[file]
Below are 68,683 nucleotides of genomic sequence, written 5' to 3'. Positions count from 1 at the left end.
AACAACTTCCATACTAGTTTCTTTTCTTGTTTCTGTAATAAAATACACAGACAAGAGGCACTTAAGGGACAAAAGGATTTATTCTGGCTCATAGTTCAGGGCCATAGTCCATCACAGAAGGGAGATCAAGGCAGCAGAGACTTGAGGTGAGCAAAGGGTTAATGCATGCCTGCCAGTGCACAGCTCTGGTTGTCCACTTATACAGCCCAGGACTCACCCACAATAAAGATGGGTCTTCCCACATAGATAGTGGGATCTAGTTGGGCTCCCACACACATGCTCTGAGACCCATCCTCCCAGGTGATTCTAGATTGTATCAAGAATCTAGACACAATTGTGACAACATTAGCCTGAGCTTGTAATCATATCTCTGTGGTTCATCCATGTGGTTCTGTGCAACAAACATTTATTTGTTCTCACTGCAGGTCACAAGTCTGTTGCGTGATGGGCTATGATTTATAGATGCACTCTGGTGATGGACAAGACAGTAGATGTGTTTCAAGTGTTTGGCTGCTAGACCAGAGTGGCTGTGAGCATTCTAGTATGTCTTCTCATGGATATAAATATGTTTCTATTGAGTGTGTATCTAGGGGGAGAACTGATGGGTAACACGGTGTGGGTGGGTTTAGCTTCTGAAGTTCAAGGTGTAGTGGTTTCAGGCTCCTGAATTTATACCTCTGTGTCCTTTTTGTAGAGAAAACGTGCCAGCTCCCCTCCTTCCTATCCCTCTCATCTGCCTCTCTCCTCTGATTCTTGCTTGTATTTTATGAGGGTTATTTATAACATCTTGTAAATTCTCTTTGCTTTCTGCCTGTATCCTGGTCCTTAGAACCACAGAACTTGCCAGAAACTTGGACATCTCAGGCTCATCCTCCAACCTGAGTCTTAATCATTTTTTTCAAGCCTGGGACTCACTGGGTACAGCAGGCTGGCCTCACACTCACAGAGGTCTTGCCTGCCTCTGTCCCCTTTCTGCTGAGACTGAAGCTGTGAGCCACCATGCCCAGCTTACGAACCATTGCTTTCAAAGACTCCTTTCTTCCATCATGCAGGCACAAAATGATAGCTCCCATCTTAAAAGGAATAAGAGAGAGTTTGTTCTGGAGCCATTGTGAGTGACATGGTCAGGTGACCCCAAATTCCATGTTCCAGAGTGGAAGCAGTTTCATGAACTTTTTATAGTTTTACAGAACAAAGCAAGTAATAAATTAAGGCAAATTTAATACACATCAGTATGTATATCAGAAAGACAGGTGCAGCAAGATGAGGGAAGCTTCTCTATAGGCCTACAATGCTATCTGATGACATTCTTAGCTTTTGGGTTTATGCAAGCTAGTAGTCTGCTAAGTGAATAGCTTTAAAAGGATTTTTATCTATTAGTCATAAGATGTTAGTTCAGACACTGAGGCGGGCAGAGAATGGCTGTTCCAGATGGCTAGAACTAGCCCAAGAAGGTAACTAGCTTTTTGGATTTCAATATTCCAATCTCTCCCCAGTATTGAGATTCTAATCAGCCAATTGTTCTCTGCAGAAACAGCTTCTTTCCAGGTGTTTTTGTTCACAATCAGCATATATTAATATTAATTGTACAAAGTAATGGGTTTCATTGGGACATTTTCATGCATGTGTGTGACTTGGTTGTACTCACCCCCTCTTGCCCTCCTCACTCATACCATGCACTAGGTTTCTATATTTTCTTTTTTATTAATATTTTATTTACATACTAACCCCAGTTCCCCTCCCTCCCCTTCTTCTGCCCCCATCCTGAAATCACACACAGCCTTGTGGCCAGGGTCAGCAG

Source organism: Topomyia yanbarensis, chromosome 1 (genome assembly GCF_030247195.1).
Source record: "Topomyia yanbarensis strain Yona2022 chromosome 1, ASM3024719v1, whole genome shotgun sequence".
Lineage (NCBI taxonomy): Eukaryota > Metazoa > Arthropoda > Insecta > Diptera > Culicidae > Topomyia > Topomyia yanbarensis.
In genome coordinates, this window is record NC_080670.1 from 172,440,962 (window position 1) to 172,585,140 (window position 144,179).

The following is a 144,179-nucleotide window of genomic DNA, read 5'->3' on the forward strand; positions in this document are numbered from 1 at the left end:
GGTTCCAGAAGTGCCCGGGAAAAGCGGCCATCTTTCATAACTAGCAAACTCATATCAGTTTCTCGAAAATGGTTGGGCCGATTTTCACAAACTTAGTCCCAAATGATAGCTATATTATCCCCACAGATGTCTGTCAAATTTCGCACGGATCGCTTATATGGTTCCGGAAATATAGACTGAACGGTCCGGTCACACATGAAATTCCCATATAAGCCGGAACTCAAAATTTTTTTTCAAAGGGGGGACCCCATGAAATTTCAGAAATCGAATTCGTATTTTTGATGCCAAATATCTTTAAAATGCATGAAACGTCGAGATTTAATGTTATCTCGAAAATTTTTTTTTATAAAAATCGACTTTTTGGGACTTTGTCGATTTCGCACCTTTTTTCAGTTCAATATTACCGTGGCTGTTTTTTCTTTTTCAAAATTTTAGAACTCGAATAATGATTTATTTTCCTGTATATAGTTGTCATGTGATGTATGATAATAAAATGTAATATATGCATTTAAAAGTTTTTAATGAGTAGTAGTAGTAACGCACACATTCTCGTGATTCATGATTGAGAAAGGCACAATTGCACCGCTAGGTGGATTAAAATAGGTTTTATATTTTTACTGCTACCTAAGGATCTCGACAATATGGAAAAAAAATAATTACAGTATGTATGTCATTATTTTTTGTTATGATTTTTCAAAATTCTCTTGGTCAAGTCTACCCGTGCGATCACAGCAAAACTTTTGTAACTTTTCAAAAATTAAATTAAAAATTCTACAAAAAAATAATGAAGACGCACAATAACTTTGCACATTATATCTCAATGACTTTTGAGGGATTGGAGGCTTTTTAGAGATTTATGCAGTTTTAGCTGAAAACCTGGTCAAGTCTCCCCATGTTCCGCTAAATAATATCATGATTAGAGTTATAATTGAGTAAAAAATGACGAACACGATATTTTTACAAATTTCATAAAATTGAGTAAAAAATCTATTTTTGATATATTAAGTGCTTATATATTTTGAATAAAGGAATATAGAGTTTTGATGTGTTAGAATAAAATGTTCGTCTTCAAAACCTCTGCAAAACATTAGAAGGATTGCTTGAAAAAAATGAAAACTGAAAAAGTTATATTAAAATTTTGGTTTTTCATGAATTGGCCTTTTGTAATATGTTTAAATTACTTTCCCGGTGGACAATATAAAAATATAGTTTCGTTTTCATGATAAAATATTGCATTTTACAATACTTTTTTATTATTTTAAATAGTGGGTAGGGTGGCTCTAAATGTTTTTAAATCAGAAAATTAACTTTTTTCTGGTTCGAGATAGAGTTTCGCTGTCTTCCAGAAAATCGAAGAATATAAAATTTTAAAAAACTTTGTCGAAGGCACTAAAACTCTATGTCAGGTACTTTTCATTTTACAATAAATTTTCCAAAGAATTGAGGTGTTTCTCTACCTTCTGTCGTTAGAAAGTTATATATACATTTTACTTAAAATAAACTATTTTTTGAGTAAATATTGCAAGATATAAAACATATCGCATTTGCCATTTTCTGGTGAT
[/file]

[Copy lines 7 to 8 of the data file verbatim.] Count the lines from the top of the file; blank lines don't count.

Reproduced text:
The following is a 144,179-nucleotide window of genomic DNA, read 5'->3' on the forward strand; positions in this document are numbered from 1 at the left end:
GGTTCCAGAAGTGCCCGGGAAAAGCGGCCATCTTTCATAACTAGCAAACTCATATCAGTTTCTCGAAAATGGTTGGGCCGATTTTCACAAACTTAGTCCCAAATGATAGCTATATTATCCCCACAGATGTCTGTCAAATTTCGCACGGATCGCTTATATGGTTCCGGAAATATAGACTGAACGGTCCGGTCACACATGAAATTCCCATATAAGCCGGAACTCAAAATTTTTTTTCAAAGGGGGGACCCCATGAAATTTCAGAAATCGAATTCGTATTTTTGATGCCAAATATCTTTAAAATGCATGAAACGTCGAGATTTAATGTTATCTCGAAAATTTTTTTTTATAAAAATCGACTTTTTGGGACTTTGTCGATTTCGCACCTTTTTTCAGTTCAATATTACCGTGGCTGTTTTTTCTTTTTCAAAATTTTAGAACTCGAATAATGATTTATTTTCCTGTATATAGTTGTCATGTGATGTATGATAATAAAATGTAATATATGCATTTAAAAGTTTTTAATGAGTAGTAGTAGTAACGCACACATTCTCGTGATTCATGATTGAGAAAGGCACAATTGCACCGCTAGGTGGATTAAAATAGGTTTTATATTTTTACTGCTACCTAAGGATCTCGACAATATGGAAAAAAAATAATTACAGTATGTATGTCATTATTTTTTGTTATGATTTTTCAAAATTCTCTTGGTCAAGTCTACCCGTGCGATCACAGCAAAACTTTTGTAACTTTTCAAAAATTAAATTAAAAATTCTACAAAAAAATAATGAAGACGCACAATAACTTTGCACATTATATCTCAATGACTTTTGAGGGATTGGAGGCTTTTTAGAGATTTATGCAGTTTTAGCTGAAAACCTGGTCAAGTCTCCCCATGTTCCGCTAAATAATATCATGATTAGAGTTATAATTGAGTAAAAAATGACGAACACGATATTTTTACAAATTTCATAAAATTGAGTAAAAAATCTATTTTTGATATATTAAGTGCTTATATATTTTGAATAAAGGAATATAGAGTTTTGATGTGTTAGAATAAAATGTTCGTCTTCAAAACCTCTGCAAAACATTAGAAGGATTGCTTGAAAAAAATGAAAACTGAAAAAGTTATATTAAAATTTTGGTTTTTCATGAATTGGCCTTTTGTAATATGTTTAAATTACTTTCCCGGTGGACAATATAAAAATATAGTTTCGTTTTCATGATAAAATATTGCATTTTACAATACTTTTTTATTATTTTAAATAGTGGGTAGGGTGGCTCTAAATGTTTTTAAATCAGAAAATTAACTTTTTTCTGGTTCGAGATAGAGTTTCGCTGTCTTCCAGAAAATCGAAGAATATAAAATTTTAAAAAACTTTGTCGAAGGCACTAAAACTCTATGTCAGGTACTTTTCATTTTACAATAAATTTTCCAAAGAATTGAGGTGTTTCTCTACCTTCTGTCGTTAGAAAGTTATATATACATTTTACTTAAAATAAACTATTTTTTGAGTAAATATTGCAAGATATAAAACATATCGCATTTGCCATTTTCTGGTGAT